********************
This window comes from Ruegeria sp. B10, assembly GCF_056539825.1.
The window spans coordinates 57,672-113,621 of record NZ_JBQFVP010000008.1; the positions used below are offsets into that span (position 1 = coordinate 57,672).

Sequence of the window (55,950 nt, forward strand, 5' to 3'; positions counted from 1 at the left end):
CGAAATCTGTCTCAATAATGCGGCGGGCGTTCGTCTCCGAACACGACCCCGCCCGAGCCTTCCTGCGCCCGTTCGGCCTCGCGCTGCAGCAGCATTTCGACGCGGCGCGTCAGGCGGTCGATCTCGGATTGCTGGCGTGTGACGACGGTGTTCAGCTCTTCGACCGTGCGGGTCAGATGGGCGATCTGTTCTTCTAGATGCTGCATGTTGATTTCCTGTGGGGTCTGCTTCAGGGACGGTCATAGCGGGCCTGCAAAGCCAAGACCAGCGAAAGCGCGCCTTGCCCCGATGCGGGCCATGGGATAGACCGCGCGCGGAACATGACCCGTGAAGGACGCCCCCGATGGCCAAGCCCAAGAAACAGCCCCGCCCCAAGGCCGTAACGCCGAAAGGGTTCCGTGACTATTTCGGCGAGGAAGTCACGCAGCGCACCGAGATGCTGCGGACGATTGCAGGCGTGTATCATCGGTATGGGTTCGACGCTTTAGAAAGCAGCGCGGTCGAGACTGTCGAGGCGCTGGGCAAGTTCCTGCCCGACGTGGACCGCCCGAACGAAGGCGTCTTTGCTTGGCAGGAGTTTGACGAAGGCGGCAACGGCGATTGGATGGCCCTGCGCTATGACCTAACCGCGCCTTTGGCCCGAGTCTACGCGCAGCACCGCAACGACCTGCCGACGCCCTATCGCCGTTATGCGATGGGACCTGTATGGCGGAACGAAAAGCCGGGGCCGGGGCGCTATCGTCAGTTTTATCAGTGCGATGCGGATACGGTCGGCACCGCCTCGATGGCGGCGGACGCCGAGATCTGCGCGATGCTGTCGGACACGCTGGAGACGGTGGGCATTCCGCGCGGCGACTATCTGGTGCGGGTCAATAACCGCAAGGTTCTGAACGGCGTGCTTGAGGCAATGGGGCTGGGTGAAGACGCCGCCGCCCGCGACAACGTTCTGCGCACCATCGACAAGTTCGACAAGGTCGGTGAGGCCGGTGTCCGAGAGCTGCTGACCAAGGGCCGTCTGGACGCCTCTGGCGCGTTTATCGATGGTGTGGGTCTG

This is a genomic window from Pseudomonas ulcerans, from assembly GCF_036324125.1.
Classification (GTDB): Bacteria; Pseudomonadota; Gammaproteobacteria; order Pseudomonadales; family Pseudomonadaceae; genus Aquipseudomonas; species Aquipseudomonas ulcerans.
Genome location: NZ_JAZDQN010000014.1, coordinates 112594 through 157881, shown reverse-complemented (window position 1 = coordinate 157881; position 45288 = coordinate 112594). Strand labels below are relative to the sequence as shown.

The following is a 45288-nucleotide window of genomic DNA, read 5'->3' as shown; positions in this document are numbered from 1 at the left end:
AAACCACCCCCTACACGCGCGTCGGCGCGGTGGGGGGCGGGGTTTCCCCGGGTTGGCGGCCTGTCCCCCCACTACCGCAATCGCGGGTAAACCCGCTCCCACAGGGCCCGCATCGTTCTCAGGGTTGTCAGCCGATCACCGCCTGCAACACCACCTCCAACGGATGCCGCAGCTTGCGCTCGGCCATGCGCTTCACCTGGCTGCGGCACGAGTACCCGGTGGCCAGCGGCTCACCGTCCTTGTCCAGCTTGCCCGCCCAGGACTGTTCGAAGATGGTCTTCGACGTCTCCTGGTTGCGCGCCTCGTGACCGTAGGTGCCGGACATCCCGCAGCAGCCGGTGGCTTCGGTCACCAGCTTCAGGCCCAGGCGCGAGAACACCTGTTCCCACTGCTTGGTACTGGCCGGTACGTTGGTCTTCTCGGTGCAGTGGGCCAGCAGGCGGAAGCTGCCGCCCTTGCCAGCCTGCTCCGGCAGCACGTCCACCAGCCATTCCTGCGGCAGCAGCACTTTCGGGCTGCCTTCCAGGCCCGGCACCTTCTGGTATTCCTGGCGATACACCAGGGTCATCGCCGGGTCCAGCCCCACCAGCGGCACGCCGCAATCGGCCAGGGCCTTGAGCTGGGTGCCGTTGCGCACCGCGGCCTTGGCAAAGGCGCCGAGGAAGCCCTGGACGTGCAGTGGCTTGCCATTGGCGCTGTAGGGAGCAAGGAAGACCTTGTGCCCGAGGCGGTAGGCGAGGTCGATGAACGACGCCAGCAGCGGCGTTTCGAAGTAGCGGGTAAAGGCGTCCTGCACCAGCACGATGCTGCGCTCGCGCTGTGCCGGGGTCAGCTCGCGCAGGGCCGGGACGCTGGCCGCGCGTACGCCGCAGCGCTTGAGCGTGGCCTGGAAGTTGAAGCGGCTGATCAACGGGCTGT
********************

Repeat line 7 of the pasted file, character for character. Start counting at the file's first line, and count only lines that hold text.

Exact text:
Genome location: NZ_JAZDQN010000014.1, coordinates 112594 through 157881, shown reverse-complemented (window position 1 = coordinate 157881; position 45288 = coordinate 112594). Strand labels below are relative to the sequence as shown.